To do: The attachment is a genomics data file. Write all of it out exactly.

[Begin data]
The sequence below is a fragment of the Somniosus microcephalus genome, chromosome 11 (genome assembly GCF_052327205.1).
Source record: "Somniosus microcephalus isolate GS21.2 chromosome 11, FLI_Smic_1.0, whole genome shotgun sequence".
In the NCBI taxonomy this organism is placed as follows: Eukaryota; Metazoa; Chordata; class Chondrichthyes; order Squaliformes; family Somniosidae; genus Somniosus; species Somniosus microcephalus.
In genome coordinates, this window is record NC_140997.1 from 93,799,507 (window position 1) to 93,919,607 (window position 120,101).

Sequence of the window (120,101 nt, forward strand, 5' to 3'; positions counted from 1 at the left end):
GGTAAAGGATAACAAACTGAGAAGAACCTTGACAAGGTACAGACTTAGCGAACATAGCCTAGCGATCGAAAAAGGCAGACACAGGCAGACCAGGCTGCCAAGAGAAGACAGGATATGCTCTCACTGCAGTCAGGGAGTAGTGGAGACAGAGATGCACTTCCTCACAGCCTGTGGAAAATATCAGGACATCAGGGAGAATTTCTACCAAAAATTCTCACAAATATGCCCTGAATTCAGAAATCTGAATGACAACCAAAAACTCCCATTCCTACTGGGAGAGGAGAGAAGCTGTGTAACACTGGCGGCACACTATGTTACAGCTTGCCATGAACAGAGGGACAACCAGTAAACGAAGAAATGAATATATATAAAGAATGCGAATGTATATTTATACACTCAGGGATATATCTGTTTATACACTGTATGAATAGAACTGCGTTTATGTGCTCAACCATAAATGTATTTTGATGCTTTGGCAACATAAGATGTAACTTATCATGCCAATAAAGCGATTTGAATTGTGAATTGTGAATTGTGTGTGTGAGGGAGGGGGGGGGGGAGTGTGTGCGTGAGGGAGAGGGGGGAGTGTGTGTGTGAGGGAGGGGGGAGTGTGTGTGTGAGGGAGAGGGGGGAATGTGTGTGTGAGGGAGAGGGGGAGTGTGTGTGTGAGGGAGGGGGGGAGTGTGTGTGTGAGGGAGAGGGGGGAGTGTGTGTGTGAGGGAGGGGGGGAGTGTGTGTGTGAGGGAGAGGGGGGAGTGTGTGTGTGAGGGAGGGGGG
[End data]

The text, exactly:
The sequence below is a fragment of the Somniosus microcephalus genome, chromosome 11 (genome assembly GCF_052327205.1).
Source record: "Somniosus microcephalus isolate GS21.2 chromosome 11, FLI_Smic_1.0, whole genome shotgun sequence".
In the NCBI taxonomy this organism is placed as follows: Eukaryota; Metazoa; Chordata; class Chondrichthyes; order Squaliformes; family Somniosidae; genus Somniosus; species Somniosus microcephalus.
In genome coordinates, this window is record NC_140997.1 from 93,799,507 (window position 1) to 93,919,607 (window position 120,101).

Sequence of the window (120,101 nt, forward strand, 5' to 3'; positions counted from 1 at the left end):
GGTAAAGGATAACAAACTGAGAAGAACCTTGACAAGGTACAGACTTAGCGAACATAGCCTAGCGATCGAAAAAGGCAGACACAGGCAGACCAGGCTGCCAAGAGAAGACAGGATATGCTCTCACTGCAGTCAGGGAGTAGTGGAGACAGAGATGCACTTCCTCACAGCCTGTGGAAAATATCAGGACATCAGGGAGAATTTCTACCAAAAATTCTCACAAATATGCCCTGAATTCAGAAATCTGAATGACAACCAAAAACTCCCATTCCTACTGGGAGAGGAGAGAAGCTGTGTAACACTGGCGGCACACTATGTTACAGCTTGCCATGAACAGAGGGACAACCAGTAAACGAAGAAATGAATATATATAAAGAATGCGAATGTATATTTATACACTCAGGGATATATCTGTTTATACACTGTATGAATAGAACTGCGTTTATGTGCTCAACCATAAATGTATTTTGATGCTTTGGCAACATAAGATGTAACTTATCATGCCAATAAAGCGATTTGAATTGTGAATTGTGAATTGTGTGTGTGAGGGAGGGGGGGGGGGAGTGTGTGCGTGAGGGAGAGGGGGGAGTGTGTGTGTGAGGGAGGGGGGAGTGTGTGTGTGAGGGAGAGGGGGGAATGTGTGTGTGAGGGAGAGGGGGAGTGTGTGTGTGAGGGAGGGGGGGAGTGTGTGTGTGAGGGAGAGGGGGGAGTGTGTGTGTGAGGGAGGGGGGGAGTGTGTGTGTGAGGGAGAGGGGGGAGTGTGTGTGTGAGGGAGGGGGG